Which management style are you using today? Which did you use yesterday? Not sure? OK how about trying these questions
1. Have you undertaken any people management activities today – or yesterday?
2. Have you found yourself frustrated today – or yesterday – by your staff, and have you shown that frustration by either shouting or seething?
If you said ‘no’ to the first question and ‘yes’ to the second my (uninvited) diagnosis is that you might be using what I call the pendulum style of management! And you might be suffering because of it (take a lie down on my couch why don’t you?)
The pendulum management style: from passive to aggressive and all the way back again
Over the last 20 years I’ve spent time with hundreds of managers – training them, coaching them and observing them. What I’ve noticed is that some managers use (although rarely with awareness) a style of management that swings (pendulum like) from passive to aggressive
Here’s what happens
The passive management style
The manager, often because of a lack of skill or confidence, adopts a passive style of management. They avoid anything that feels to them ‘managerial’ e.g.
· Agreeing objectives or performance standards
· Monitoring staff performance
· Giving performance feedback
· Discussing job satisfaction
And so on
They will respond to requests from their staff and their own management but what they don’t do is bring a focused structure approach to managing their staff
The result of the passive style
Not surprisingly this passive management style often results in staff underperformance. Staff aren’t clear on what they should be doing, their work isn’t monitored so mistakes or areas for improvement aren’t identified quickly enough, they don’t get the performance feedback they need so they can’t build upon what they are doing well or improve what they need to improve. Their manager doesn’t seem interested in their job satisfaction so their motivation is rock bottom. I’m guessing you’ve got the picture??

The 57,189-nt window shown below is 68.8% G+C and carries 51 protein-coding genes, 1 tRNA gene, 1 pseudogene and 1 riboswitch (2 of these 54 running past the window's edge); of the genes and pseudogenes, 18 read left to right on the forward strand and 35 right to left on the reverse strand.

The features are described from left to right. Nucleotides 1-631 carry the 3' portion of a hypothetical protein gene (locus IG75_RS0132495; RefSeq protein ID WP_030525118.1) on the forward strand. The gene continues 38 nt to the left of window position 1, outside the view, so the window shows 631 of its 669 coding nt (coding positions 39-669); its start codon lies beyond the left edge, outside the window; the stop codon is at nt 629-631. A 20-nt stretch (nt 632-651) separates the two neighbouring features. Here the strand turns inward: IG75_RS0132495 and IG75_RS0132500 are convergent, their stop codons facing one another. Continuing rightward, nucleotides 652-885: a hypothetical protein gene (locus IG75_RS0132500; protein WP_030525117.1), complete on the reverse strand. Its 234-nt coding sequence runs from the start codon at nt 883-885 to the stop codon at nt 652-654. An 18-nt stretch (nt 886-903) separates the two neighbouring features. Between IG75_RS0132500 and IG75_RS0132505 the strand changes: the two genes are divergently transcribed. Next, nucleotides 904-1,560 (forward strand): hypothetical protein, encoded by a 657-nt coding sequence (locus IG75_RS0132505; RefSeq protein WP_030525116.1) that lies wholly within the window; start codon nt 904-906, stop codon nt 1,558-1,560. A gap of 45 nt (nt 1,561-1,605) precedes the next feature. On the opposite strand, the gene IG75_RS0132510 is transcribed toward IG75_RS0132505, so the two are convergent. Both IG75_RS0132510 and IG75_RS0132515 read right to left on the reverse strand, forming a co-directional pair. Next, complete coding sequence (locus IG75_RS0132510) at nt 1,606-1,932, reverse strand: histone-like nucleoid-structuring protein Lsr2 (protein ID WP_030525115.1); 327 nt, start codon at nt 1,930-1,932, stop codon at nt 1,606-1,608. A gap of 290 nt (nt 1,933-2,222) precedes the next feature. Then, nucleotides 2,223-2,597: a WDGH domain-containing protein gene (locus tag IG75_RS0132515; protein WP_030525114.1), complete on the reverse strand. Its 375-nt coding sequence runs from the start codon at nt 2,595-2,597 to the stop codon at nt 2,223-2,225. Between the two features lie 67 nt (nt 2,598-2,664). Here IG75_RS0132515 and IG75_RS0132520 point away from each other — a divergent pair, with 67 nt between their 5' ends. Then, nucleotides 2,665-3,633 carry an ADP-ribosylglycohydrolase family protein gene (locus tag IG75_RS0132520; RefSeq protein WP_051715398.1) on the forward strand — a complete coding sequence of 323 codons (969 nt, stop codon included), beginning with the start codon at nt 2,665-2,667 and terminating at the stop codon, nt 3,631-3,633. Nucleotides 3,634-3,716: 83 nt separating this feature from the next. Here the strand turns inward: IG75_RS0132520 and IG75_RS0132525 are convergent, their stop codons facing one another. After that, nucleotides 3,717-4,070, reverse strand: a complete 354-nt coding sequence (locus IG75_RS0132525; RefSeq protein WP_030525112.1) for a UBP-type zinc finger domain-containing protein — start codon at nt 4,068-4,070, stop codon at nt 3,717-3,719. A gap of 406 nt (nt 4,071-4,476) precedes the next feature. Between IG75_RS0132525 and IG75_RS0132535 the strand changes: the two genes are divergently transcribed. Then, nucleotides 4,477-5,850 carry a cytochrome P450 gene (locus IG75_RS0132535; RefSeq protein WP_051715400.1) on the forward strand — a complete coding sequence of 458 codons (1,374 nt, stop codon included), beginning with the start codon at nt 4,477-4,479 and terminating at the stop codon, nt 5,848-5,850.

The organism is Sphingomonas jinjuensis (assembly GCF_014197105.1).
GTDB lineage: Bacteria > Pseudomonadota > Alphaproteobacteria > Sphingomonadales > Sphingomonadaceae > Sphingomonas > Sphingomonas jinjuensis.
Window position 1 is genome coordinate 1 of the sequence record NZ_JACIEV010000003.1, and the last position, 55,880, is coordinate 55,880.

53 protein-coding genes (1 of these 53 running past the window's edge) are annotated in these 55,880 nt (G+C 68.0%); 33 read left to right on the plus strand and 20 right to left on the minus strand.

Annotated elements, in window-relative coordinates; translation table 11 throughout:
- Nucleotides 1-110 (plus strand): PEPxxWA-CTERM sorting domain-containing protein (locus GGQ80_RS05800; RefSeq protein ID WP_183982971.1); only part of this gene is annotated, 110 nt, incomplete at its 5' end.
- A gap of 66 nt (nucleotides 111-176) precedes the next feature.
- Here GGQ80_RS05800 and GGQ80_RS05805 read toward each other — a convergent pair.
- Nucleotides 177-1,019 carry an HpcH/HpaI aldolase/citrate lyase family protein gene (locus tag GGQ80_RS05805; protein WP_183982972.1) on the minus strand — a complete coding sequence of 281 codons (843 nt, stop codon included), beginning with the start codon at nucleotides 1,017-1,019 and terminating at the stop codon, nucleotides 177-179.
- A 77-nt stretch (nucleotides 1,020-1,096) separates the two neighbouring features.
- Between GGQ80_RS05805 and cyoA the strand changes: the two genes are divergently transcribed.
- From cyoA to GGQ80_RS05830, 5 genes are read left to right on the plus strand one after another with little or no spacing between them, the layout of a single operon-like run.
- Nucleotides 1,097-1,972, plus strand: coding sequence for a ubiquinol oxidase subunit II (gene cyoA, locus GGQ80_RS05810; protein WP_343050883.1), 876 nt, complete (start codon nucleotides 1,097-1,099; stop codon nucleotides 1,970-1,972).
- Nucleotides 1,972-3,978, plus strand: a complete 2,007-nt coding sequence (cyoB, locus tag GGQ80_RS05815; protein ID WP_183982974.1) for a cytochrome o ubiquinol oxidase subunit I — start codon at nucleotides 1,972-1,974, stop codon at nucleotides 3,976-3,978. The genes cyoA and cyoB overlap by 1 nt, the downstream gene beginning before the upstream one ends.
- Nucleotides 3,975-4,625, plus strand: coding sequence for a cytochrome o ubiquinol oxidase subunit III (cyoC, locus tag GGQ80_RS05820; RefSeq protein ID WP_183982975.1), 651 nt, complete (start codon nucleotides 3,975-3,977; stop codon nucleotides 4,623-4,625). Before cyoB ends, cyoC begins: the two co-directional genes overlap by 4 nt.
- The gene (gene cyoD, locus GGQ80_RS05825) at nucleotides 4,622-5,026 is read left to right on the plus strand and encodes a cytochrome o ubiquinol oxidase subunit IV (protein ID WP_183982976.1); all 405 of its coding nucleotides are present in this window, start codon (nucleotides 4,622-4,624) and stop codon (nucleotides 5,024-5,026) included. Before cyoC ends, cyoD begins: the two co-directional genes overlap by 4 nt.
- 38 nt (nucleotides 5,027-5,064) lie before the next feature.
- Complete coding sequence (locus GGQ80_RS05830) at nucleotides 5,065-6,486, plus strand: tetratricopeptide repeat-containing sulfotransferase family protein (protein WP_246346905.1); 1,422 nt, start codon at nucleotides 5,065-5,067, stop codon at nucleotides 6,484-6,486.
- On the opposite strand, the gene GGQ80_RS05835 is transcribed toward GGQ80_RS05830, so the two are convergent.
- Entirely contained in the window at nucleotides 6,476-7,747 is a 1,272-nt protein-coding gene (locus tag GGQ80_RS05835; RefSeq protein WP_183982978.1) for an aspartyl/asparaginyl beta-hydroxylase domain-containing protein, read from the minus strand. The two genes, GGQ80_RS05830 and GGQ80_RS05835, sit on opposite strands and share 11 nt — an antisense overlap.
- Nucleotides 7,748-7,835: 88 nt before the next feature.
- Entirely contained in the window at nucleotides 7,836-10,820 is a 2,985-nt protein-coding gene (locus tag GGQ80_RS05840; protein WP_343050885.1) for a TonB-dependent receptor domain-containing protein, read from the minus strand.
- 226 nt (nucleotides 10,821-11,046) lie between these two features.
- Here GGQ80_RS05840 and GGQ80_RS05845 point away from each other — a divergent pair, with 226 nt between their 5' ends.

Of course these performance problems will inevitably at some point impact the manager and this usually results in some frustration or anger (Why can’t people just do what they’re paid to do? Why do I always have to sort out these problems? How could he have thought that would work? I can’t believe she did that!)
When the manager’s frustration drives them into action it generally sets off the pendulum and swings the manager (at some velocity) towards…
The aggressive management style
On the most obvious level the manager here has decided ‘enough is enough’ and ‘they’ve got to be told’ and ‘I’m not standing for this’. They will decide it’s time to give some ‘no holds barred’ feedback. They often deliver this feedback as criticism and in a way that, even with the most generous of hearts, we couldn’t label as constructive. They’ll often criticise in public and aim the criticism at the whole team, rather than individual staff (and that rarely ends well)
In short they’ll have a rant and rave
A less obvious level of aggression is when the manager is holding their temper but seething inside. The aggressive management style here can be demonstrated by a) ignoring the staff member they think is responsible for the problem b) making gibes or sarcastic comments c) talking critically about the staff member to others
In short they’ll seethe
Eventually, of course, the storm will blow over. The manager will calm down. The crisis will have been averted (or at least dealt with) and the manager can now comfortably get back on the pendulum and return to the calmer waters of – yep you guessed – the passive style
The cost of the pendulum style of management
I’m guessing you can see how ineffective this management style is? How de-motivating it is for the staff? How stressful for the manager?
So what’s the alternative?
Stopping the pendulum
The most effective way for managers to stop the pendulum is, firstly, to stop being passive about management. When managers put in place a focused, structured system for managing their staff’s performance and job satisfaction then, simply by taking action, the pendulum is stopped
Of course, even when managers effectively manage performance, sometimes problems arise (although rarely as often as when managers are passive). The difference here is, because the manager has a performance management system in place, these problems are much easier to identify quickly and much easier to deal with. No aggression required!
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